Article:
Land of the Prince Bishops is in danger of becoming Land of the King Turbines as about 80 x350foot turbines are currently planned for the county. The Stang, Barningham and Hamsterley are marked on the Regional Spatial Strategy indicative diagram for wind farms in Teesdale.(North East Renewable Energy Strategy document , North East Assembly and TNEI services,.. Oct 2003 )

    I offer some comments to help give a balance to councillors and planners before they decide, on future applications for wind turbines. something obviously lacking when permission was given for the GSK (GlaxoSmithKline) secondhand turbines (Agent ,TNEI, managers of the TREC programme)

    The Journal 16/6/04

    TNEI. Doing a roaring trade in used wind turbines

    Farmers Weekly 15/07/04

    Damage from Wind Turbines in Germany have resulted in preliminary payments over £161m

    Country Life Magazine 5/8/04

    Landowners advised to speak to a commercial property lawyer before entering into contracts to host wind turbines.

    Ian Fells 25/07/04/ Sunday Times

    One of the world’s leading experts on renewable energy. He states that behind the building of windfarms is a goldrush, created Prof Fells says by a government struggling to meet its own renewable energy targets. It has led to developers racing to build turbines with little care for the environment.

    Tom Burke, former director of Friends of The Earth 25/07/04/ Sunday Times

    “..there is a lot of money to be made” A single 2MW 2million turbine will

    generate £385000 a year for 20 years, not bad for a machine that costs £1.2million to build.

    Further information on ROC’s, this complicated but ingenious subsidy hiding under a levy can be found on official websites.

    DTI appoints Porter Novelli to power up renewables debate 6/2/04

    Porter Novelli has been appointed by Department for Trade and Industry to increase awareness of renewable energy sources amongst investors and planners.

    This I understand at a cost of £2M and with two pilot areas in Co Durham

    All I ask for on behalf of the community is a balance not bias.

    For interest.£13000 needed for The High Court Hearing to protect Barningham High Moor did not come from Teesdale Council but from local residents and supported in the main by CPRE branches

    Nimby’s will protect the areas they love as no one else can understand the need., least of all it seems our politicians.

    Elizabeth Mann

    Barningham High Moor Conservation Group

    Webcameron never blocked any of my posts but when they ‘closed’ the site the truth and full facts were being exposed! Thank you web rejects for allowing me to finish the story of this travesty of justice.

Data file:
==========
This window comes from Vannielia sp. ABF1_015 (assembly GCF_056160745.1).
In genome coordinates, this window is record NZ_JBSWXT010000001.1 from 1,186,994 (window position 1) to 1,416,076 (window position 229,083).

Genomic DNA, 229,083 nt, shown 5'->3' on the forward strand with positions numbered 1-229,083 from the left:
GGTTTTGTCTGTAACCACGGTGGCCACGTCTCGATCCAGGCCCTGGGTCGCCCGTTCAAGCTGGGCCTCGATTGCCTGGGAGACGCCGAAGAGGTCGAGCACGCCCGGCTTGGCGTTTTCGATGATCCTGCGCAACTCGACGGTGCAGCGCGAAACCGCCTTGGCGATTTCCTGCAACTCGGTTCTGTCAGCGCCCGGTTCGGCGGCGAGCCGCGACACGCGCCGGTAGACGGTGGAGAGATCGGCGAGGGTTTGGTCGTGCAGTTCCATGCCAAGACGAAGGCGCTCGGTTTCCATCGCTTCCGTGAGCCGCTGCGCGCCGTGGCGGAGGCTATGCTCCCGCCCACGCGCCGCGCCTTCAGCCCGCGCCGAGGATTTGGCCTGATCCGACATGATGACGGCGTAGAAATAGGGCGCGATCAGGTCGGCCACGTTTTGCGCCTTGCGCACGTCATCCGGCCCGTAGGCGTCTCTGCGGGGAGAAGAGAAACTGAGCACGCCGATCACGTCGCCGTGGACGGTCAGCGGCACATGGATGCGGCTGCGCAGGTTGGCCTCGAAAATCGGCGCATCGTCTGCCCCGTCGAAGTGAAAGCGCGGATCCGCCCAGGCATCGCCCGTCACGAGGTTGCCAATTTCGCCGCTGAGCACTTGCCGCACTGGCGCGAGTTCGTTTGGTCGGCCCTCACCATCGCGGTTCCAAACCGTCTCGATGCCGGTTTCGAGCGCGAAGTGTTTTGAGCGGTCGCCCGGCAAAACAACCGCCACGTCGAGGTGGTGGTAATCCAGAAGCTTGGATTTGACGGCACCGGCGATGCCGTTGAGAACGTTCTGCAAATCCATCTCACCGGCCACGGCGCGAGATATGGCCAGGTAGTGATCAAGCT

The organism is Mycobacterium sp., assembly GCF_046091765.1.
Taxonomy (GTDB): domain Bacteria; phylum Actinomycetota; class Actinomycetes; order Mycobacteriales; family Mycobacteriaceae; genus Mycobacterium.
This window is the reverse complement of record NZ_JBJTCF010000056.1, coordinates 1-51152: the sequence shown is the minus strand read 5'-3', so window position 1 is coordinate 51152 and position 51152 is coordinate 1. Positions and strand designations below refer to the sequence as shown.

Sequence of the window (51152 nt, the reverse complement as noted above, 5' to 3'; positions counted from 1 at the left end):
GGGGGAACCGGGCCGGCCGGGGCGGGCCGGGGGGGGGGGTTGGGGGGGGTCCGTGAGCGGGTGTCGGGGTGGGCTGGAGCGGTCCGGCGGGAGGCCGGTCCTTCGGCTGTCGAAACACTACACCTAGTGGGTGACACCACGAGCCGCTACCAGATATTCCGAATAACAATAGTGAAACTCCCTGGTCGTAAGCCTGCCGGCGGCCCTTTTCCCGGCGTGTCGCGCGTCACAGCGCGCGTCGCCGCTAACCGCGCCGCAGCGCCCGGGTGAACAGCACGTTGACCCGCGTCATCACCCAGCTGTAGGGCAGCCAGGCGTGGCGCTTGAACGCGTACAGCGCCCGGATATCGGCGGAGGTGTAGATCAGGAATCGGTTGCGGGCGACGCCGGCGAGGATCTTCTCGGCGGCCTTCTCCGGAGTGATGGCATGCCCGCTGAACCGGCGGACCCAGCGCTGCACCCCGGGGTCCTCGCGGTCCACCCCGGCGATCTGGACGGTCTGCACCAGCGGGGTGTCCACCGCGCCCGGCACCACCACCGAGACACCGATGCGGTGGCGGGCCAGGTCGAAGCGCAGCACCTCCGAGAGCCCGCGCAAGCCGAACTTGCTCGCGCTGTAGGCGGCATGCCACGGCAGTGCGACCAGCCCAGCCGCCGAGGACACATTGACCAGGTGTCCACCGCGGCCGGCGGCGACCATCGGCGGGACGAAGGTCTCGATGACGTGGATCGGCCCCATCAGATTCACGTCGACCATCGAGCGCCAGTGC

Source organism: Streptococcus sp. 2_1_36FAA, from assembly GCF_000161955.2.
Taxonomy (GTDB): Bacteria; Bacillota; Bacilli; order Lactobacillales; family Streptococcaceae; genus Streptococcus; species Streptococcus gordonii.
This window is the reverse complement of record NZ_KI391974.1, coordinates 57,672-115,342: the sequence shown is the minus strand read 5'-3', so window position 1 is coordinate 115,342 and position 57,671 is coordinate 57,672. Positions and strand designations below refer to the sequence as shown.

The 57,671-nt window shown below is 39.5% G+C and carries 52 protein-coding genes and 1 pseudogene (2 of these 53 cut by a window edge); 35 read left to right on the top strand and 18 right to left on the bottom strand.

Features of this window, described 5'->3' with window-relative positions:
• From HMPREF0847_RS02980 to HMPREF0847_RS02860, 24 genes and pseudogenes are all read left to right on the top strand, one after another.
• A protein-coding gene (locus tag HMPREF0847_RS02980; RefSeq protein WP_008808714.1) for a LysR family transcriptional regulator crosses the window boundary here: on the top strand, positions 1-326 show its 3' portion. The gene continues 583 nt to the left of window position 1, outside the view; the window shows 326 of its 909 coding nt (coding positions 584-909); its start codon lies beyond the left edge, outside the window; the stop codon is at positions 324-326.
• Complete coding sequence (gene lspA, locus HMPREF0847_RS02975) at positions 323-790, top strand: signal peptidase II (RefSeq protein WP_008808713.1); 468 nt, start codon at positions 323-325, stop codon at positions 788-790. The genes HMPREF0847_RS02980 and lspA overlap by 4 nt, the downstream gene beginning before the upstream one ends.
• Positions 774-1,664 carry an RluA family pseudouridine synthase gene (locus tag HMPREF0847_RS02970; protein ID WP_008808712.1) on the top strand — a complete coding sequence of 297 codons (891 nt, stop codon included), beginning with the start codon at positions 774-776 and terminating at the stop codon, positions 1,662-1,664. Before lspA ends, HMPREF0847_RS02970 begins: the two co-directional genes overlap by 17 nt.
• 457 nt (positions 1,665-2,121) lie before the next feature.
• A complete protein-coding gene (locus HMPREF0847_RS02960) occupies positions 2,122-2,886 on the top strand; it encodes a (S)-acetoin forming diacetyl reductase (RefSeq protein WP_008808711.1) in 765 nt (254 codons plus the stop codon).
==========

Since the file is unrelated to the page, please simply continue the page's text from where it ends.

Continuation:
• George Dutton


    Thanks for telling me that. I think I should inform the police that someone going under the name of “scousebilly” is inciting people to come and physically harm me. I am sure the Telegraph have their IP number.

    Thanks again.

  • George Dutton

    “I am disappointed senegal at the back-stabbing especially as I have great respect for George.”

    The feeling is entirely mutual Mark and then some.

  • Clark


    thanks for your research.


    things certainly seem to be changing faster now than ever before in human history. Beware some of the writers on that Telegraph blog; they seem so attached to their lifestyles that they blind themselves to the possible consequences. Our way of life *may* be unsustainable; do we really want to find out the hard, irreversible way?

    I’ll still look up thorium reactors sometime.

  • senegal

    For your info scousebilly’s comments have now mysteriously disappeared from Delingpole’s blog.

  • Parky

    @ Fergie

    are you sure of that link? JH seemed to be a pussy cat in that piece compared with some interviews…

  • John D. Monkey

    This is deliberately provocative – but the refusal of the UK political system to face up to (and the media to report) the energy shortfall we are facing infuriates me.

    This is how I see the situation:

    The problem re. future electricity generation is thet everyone wants the lights to go on at the flick of a switch but opposes the only generation systems that can guarantee it: coal and nuclear.

    Forget windpower, it’s political not a serious contribution to UK energy consumption. I have more chance of flying to the moon on a cosmic ray than wind power has of providing even 10% of UK electicity demand by 2020. And NONE of that is baseload.

    Offshore wave energy has potential but is really at the demonstration stage in terms of large-scale plant. maybe in 5 years or so.